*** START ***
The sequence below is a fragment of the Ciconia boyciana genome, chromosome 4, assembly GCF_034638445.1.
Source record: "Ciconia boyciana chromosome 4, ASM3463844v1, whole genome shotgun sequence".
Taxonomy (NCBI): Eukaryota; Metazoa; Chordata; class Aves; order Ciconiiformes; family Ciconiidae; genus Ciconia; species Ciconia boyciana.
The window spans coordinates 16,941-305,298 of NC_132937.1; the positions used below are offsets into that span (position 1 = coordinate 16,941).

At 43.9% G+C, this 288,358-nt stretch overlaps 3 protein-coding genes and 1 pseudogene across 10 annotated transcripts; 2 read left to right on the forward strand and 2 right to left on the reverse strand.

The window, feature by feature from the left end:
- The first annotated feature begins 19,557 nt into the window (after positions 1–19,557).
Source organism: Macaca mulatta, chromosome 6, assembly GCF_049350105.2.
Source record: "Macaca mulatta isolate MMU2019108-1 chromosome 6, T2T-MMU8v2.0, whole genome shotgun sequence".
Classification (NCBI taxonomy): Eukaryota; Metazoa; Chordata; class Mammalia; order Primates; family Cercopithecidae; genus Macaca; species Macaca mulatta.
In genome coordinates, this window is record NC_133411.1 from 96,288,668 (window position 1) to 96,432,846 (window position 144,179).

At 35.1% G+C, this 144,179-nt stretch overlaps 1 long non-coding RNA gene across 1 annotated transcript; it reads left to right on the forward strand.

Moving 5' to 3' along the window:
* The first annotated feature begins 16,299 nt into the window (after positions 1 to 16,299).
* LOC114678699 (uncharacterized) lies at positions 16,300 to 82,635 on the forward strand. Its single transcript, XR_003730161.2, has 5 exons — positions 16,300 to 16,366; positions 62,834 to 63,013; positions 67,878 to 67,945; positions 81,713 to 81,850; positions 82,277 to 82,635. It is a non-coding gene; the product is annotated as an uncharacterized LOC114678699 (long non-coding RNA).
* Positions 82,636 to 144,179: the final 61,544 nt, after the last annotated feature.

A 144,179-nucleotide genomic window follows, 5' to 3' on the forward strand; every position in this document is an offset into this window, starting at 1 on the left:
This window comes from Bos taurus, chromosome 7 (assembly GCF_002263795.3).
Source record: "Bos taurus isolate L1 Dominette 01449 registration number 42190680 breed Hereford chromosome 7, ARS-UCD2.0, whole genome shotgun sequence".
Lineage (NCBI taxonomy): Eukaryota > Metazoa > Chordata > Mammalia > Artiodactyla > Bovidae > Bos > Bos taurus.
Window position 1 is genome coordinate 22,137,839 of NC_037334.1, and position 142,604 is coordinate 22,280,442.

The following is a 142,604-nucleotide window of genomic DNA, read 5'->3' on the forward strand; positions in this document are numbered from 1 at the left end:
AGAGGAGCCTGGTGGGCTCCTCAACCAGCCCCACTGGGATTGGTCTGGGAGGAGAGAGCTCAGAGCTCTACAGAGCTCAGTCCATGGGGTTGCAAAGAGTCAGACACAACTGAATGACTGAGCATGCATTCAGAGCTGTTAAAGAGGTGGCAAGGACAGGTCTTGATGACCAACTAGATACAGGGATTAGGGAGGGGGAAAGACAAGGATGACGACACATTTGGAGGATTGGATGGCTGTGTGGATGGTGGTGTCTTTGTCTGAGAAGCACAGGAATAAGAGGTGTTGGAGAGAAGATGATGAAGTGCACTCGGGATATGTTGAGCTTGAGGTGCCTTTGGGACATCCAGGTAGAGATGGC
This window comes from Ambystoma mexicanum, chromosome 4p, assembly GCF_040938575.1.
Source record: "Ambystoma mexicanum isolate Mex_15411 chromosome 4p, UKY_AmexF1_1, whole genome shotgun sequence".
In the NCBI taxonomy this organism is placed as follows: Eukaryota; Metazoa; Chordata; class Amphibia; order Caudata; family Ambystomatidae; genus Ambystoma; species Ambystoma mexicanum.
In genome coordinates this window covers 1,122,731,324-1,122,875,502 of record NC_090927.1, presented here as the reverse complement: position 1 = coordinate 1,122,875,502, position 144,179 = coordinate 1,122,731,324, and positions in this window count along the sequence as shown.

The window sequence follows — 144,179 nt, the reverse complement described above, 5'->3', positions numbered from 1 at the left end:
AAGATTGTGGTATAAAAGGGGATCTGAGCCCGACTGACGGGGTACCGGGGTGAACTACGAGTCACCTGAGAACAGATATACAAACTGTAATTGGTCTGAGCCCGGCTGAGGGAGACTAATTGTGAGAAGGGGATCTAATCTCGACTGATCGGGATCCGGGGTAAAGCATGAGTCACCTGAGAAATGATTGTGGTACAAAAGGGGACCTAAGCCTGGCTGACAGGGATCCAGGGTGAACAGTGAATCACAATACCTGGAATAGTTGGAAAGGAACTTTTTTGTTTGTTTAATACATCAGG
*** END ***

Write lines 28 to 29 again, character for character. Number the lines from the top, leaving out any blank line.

The window sequence follows — 144,179 nt, the reverse complement described above, 5'->3', positions numbered from 1 at the left end:
AAGATTGTGGTATAAAAGGGGATCTGAGCCCGACTGACGGGGTACCGGGGTGAACTACGAGTCACCTGAGAACAGATATACAAACTGTAATTGGTCTGAGCCCGGCTGAGGGAGACTAATTGTGAGAAGGGGATCTAATCTCGACTGATCGGGATCCGGGGTAAAGCATGAGTCACCTGAGAAATGATTGTGGTACAAAAGGGGACCTAAGCCTGGCTGACAGGGATCCAGGGTGAACAGTGAATCACAATACCTGGAATAGTTGGAAAGGAACTTTTTTGTTTGTTTAATACATCAGG